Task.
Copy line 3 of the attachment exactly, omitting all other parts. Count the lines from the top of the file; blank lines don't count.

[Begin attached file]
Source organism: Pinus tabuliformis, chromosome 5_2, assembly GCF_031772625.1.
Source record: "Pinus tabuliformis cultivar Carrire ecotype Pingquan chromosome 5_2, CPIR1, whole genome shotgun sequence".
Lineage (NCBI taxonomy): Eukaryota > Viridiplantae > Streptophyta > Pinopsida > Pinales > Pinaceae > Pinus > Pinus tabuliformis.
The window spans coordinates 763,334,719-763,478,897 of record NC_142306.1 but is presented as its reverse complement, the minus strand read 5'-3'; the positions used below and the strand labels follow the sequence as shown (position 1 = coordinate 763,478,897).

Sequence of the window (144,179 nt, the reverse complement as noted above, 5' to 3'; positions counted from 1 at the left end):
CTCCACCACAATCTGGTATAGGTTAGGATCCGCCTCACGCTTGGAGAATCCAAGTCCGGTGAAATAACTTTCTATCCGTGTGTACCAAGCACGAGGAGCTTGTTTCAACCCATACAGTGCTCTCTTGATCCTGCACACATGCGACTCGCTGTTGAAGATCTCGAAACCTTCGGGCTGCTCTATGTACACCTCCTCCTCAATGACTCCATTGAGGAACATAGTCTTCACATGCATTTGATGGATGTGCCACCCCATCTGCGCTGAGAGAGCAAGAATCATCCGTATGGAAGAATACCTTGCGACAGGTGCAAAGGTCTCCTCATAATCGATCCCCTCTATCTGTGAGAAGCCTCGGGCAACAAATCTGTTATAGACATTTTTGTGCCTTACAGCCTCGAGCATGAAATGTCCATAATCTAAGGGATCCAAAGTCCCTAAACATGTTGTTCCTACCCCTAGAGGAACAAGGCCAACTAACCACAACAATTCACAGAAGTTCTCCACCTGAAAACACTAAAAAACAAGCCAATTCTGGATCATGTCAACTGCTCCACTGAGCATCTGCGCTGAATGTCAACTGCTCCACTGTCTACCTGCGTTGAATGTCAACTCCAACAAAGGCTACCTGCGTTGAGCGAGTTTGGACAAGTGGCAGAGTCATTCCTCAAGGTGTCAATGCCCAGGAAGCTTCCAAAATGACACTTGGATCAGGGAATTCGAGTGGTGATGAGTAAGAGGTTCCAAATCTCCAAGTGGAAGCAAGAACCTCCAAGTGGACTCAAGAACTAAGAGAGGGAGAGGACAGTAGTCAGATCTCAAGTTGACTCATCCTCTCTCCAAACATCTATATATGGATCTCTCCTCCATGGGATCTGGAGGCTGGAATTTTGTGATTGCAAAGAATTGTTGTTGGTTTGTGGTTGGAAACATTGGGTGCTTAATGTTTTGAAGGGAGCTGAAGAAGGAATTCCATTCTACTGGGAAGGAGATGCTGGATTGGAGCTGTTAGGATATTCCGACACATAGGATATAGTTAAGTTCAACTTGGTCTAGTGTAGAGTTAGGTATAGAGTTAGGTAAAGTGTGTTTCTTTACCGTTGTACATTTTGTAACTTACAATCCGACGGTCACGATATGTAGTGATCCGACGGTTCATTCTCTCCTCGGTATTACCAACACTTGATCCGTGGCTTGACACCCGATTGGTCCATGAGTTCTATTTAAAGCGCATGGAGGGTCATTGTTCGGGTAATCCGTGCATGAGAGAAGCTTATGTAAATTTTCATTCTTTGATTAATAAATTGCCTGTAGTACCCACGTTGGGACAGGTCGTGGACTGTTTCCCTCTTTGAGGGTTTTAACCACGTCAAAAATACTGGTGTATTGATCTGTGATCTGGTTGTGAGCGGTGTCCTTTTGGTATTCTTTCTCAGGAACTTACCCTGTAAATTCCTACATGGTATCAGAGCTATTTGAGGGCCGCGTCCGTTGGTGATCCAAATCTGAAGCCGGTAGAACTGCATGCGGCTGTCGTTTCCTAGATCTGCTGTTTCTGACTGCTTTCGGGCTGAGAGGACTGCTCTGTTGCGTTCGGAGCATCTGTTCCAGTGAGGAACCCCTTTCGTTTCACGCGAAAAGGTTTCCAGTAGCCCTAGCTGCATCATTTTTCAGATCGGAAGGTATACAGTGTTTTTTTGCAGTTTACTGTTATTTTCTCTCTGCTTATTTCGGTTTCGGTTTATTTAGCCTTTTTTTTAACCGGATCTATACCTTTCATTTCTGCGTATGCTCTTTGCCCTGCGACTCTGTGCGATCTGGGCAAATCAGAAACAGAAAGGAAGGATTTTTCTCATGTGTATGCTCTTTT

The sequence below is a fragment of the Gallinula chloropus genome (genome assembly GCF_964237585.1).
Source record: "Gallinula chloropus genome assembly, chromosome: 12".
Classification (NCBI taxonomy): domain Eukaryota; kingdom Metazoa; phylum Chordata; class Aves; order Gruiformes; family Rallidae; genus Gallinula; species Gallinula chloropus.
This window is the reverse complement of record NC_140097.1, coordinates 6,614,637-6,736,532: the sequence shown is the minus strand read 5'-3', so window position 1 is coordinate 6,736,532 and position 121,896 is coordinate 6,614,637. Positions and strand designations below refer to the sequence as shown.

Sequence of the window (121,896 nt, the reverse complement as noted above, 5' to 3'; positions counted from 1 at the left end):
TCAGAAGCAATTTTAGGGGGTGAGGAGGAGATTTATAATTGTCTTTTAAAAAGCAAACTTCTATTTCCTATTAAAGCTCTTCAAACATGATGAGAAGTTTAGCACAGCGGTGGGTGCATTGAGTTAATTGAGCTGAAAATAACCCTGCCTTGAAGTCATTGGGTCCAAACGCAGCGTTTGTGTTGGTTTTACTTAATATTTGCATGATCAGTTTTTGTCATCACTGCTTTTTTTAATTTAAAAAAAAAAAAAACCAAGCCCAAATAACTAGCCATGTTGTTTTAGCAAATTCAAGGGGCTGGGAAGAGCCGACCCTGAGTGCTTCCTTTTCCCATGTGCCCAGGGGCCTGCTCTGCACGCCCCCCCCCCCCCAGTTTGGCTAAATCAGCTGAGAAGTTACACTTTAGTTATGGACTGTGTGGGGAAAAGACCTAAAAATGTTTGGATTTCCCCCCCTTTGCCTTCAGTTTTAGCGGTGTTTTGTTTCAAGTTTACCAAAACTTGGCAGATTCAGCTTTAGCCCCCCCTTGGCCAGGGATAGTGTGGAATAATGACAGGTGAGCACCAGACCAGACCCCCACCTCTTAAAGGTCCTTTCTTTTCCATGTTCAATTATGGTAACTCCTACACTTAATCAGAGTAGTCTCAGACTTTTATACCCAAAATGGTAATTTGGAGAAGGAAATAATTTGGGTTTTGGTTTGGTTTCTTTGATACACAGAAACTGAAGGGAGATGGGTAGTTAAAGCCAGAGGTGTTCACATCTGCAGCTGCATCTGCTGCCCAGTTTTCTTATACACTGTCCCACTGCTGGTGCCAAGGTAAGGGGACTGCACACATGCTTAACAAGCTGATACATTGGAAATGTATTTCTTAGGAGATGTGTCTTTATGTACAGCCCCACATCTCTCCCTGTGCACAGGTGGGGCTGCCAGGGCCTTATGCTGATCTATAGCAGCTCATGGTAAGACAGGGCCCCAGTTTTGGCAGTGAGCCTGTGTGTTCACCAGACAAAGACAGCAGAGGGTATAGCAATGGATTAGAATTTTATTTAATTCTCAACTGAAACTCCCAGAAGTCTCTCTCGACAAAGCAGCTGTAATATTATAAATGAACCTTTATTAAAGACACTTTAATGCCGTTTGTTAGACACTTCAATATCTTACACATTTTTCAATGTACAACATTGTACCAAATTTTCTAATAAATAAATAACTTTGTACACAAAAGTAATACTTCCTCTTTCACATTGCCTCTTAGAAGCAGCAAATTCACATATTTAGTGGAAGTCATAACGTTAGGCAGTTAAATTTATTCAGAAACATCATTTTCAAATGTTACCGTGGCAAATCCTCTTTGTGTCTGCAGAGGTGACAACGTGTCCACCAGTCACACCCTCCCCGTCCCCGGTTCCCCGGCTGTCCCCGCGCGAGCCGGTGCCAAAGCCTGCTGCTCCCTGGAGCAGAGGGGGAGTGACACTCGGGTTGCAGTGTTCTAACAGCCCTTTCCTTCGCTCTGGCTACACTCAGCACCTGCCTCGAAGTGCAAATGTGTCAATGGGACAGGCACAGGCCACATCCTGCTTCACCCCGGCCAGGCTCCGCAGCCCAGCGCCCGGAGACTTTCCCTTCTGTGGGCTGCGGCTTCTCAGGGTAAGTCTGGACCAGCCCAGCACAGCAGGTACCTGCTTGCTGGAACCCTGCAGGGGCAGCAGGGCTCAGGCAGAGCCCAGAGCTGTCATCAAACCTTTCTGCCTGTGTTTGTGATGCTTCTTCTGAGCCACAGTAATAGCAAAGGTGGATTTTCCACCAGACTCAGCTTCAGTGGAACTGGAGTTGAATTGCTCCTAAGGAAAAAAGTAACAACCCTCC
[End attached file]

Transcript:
Lineage (NCBI taxonomy): Eukaryota > Viridiplantae > Streptophyta > Pinopsida > Pinales > Pinaceae > Pinus > Pinus tabuliformis.